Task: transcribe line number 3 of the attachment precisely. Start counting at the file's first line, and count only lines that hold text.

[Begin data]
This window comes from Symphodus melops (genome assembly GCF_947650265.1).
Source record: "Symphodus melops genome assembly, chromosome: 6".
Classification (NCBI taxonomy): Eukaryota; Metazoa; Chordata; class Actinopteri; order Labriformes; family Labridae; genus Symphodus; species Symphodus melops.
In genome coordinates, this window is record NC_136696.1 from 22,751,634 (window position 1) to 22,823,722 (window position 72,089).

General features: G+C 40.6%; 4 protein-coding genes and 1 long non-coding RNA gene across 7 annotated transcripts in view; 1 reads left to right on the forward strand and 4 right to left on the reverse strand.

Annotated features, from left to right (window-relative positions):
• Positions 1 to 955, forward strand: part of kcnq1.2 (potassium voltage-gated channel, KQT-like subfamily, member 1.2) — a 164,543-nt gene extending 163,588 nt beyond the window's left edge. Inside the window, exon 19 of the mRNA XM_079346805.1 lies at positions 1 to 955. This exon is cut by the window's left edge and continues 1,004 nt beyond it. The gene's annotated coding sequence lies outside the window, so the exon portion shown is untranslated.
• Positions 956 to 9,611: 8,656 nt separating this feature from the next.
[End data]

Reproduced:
Classification (NCBI taxonomy): Eukaryota; Metazoa; Chordata; class Actinopteri; order Labriformes; family Labridae; genus Symphodus; species Symphodus melops.